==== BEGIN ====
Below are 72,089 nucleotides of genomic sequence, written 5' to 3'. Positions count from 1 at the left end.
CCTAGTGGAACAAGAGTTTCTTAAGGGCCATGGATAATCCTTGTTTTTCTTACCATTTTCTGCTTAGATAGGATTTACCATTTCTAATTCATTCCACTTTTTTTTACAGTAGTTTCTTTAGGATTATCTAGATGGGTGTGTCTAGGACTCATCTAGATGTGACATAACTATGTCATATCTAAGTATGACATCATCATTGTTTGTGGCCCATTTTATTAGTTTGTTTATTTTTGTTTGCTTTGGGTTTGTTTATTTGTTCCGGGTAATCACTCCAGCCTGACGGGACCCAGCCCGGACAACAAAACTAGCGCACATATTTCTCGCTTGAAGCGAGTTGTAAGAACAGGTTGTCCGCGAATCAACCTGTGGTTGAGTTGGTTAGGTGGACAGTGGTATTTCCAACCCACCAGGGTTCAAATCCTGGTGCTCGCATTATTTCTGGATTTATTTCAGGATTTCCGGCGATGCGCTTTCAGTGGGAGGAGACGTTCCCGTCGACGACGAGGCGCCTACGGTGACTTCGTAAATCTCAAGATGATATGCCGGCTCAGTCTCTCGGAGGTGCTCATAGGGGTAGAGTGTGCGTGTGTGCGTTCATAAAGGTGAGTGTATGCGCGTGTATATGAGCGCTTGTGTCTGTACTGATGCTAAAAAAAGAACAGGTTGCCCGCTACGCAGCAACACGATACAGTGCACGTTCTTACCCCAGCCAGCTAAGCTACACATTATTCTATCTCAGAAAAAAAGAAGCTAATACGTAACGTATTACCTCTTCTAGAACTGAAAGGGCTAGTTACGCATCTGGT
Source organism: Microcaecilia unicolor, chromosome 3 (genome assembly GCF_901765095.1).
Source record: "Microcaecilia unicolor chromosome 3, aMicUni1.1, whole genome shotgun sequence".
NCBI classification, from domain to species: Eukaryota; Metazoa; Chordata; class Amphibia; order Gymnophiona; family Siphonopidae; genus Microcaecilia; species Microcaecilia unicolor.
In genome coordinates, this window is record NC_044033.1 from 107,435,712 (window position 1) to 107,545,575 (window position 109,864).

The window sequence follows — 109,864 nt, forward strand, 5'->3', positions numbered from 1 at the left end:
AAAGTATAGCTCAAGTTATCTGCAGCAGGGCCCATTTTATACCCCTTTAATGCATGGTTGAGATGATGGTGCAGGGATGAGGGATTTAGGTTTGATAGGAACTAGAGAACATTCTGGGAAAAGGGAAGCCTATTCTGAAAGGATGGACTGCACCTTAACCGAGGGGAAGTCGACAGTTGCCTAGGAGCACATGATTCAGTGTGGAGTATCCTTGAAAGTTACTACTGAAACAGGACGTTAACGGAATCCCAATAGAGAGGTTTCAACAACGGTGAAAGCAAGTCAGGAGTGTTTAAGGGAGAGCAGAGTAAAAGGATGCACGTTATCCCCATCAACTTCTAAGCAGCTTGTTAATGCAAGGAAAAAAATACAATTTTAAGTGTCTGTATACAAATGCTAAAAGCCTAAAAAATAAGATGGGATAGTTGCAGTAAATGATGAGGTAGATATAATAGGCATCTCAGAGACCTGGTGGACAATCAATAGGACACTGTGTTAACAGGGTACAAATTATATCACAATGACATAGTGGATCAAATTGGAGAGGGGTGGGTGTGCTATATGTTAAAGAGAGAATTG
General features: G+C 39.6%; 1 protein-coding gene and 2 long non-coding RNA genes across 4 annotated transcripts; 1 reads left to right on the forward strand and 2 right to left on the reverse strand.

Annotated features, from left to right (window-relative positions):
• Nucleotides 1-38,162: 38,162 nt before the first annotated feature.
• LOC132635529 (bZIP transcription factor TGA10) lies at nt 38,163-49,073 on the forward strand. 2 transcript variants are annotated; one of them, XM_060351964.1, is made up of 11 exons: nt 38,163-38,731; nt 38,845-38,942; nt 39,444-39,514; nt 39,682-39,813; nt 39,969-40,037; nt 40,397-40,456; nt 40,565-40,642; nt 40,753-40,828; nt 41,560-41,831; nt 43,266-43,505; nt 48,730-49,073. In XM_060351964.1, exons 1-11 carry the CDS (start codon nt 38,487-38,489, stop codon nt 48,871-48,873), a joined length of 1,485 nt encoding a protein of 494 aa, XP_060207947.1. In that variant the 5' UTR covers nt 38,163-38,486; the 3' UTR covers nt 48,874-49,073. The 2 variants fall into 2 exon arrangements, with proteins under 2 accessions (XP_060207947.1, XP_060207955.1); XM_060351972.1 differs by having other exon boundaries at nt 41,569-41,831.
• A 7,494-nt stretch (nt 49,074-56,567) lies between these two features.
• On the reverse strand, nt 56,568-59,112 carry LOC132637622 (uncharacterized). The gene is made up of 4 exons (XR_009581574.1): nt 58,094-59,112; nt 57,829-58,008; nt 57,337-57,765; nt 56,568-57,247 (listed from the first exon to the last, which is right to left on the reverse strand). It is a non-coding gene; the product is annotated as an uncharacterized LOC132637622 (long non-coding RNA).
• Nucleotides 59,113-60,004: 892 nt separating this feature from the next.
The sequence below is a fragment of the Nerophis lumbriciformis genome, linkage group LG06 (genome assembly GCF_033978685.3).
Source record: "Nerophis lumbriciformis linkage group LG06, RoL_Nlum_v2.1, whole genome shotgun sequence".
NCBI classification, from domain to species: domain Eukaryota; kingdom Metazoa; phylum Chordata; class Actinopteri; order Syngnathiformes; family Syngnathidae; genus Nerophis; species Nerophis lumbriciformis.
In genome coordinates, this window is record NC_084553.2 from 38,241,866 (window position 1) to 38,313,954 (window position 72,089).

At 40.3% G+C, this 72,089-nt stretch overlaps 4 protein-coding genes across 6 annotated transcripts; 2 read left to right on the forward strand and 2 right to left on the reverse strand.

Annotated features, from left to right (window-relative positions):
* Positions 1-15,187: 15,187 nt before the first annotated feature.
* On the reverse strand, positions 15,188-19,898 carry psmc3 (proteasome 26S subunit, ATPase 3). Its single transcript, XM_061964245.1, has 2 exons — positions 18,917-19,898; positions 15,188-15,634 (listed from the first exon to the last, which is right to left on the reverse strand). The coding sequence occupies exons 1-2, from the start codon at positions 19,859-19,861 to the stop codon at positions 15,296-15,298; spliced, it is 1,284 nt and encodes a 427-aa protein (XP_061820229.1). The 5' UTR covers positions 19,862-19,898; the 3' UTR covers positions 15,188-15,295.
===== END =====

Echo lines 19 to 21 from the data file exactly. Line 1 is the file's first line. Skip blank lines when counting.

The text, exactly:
In genome coordinates, this window is record NC_084553.2 from 38,241,866 (window position 1) to 38,313,954 (window position 72,089).

At 40.3% G+C, this 72,089-nt stretch overlaps 4 protein-coding genes across 6 annotated transcripts; 2 read left to right on the forward strand and 2 right to left on the reverse strand.

Annotated features, from left to right (window-relative positions):